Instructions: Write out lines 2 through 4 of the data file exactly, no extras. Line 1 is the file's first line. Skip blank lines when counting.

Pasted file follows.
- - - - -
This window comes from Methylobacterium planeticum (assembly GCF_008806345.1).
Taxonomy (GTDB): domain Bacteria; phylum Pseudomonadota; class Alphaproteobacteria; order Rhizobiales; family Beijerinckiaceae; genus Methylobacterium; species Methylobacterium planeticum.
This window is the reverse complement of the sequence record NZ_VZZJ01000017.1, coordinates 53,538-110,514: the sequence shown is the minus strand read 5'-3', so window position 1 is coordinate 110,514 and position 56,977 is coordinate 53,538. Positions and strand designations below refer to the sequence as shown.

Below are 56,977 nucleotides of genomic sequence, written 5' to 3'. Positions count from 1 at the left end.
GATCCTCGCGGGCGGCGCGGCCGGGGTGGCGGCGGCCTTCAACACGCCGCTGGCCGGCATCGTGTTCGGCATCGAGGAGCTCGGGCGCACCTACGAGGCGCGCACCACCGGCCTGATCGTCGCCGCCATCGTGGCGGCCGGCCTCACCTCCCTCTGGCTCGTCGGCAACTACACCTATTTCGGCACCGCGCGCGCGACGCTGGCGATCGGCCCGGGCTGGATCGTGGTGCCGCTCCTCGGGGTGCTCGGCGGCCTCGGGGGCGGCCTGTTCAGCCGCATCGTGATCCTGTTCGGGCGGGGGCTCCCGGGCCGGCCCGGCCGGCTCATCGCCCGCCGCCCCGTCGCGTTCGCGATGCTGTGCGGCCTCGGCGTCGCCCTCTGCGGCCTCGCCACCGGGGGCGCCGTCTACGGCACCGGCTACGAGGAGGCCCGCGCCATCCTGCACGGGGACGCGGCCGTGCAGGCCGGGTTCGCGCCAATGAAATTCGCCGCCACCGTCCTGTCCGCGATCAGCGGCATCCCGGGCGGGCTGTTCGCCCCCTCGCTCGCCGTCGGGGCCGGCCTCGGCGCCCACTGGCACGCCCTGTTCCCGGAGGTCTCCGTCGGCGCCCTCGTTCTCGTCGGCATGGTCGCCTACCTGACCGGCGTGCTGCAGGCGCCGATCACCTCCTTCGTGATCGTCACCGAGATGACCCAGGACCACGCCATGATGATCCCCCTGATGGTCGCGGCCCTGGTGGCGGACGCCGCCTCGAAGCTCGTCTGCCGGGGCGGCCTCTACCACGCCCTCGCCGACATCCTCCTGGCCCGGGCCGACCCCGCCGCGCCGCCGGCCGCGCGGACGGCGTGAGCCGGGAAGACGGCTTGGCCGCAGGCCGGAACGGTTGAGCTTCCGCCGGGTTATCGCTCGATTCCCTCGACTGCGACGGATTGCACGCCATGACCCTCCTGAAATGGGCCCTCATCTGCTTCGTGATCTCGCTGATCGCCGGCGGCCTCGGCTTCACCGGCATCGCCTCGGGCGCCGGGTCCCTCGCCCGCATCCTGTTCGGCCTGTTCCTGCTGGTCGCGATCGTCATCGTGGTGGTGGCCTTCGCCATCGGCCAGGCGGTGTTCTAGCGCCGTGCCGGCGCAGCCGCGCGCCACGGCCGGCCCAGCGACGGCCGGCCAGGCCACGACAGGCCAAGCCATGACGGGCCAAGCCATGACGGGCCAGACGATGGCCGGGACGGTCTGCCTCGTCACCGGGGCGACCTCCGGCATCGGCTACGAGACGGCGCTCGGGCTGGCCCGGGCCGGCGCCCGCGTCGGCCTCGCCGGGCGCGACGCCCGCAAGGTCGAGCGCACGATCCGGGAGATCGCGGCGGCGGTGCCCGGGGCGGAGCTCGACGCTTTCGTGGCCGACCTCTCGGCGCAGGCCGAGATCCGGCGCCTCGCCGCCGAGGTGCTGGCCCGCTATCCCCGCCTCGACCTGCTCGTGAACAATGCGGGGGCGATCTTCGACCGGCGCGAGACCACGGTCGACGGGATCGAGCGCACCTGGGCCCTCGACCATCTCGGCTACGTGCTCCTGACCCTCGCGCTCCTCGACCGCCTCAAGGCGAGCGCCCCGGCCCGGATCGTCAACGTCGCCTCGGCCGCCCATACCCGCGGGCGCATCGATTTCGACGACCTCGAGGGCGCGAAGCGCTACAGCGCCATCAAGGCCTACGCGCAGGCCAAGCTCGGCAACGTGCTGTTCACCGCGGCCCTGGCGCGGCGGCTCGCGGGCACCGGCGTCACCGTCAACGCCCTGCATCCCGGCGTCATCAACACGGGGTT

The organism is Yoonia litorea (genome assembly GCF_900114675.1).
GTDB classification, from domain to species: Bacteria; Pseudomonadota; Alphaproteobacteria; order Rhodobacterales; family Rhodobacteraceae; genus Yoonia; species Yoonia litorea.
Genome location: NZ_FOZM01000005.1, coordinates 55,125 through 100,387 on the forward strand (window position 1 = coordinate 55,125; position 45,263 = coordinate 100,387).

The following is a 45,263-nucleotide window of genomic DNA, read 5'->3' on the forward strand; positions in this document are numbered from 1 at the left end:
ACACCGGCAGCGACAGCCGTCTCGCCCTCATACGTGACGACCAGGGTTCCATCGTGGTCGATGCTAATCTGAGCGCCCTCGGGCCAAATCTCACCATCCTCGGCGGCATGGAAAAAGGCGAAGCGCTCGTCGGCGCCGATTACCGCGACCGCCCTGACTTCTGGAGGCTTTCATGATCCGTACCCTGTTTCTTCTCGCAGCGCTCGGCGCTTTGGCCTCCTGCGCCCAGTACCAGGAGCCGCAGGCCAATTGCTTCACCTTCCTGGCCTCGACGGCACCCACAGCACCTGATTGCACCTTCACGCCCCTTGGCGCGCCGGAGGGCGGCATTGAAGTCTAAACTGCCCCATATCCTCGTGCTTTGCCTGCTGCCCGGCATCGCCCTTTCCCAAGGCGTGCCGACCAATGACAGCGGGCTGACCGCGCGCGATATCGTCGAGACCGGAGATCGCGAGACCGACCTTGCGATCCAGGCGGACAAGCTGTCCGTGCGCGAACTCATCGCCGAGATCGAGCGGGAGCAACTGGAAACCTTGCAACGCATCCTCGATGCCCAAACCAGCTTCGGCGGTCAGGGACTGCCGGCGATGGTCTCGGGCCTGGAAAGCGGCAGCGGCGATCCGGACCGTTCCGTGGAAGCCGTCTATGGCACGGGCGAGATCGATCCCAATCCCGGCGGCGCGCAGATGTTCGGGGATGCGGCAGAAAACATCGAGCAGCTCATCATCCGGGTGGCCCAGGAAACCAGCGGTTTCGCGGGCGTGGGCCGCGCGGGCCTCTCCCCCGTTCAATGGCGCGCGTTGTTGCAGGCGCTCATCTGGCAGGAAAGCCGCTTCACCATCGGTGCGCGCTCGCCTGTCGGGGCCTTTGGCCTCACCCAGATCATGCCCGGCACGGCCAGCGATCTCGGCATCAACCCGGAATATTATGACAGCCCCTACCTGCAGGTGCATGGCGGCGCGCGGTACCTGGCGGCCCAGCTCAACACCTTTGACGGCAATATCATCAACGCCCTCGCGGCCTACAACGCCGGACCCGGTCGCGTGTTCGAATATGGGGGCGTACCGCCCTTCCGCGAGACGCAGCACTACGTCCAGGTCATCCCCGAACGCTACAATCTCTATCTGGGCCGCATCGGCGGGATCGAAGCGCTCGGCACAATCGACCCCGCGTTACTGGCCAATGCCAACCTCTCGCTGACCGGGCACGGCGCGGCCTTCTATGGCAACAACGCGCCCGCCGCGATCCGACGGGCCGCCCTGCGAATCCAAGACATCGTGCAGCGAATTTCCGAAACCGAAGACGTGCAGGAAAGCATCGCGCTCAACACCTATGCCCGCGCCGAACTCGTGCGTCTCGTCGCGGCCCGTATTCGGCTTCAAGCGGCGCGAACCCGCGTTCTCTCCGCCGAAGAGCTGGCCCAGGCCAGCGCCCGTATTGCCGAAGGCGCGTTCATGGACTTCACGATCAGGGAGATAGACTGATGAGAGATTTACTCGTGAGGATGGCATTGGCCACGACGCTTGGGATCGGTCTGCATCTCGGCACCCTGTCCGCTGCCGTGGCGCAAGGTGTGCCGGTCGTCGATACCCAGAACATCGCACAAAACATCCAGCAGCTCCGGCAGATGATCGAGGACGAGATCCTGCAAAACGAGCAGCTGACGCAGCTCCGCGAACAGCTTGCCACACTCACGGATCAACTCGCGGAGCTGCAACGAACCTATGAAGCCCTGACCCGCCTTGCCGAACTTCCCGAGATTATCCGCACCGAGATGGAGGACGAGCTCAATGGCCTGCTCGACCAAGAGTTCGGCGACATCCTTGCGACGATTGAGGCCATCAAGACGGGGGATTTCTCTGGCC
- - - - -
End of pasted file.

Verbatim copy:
Taxonomy (GTDB): domain Bacteria; phylum Pseudomonadota; class Alphaproteobacteria; order Rhizobiales; family Beijerinckiaceae; genus Methylobacterium; species Methylobacterium planeticum.
This window is the reverse complement of the sequence record NZ_VZZJ01000017.1, coordinates 53,538-110,514: the sequence shown is the minus strand read 5'-3', so window position 1 is coordinate 110,514 and position 56,977 is coordinate 53,538. Positions and strand designations below refer to the sequence as shown.

Below are 56,977 nucleotides of genomic sequence, written 5' to 3'. Positions count from 1 at the left end.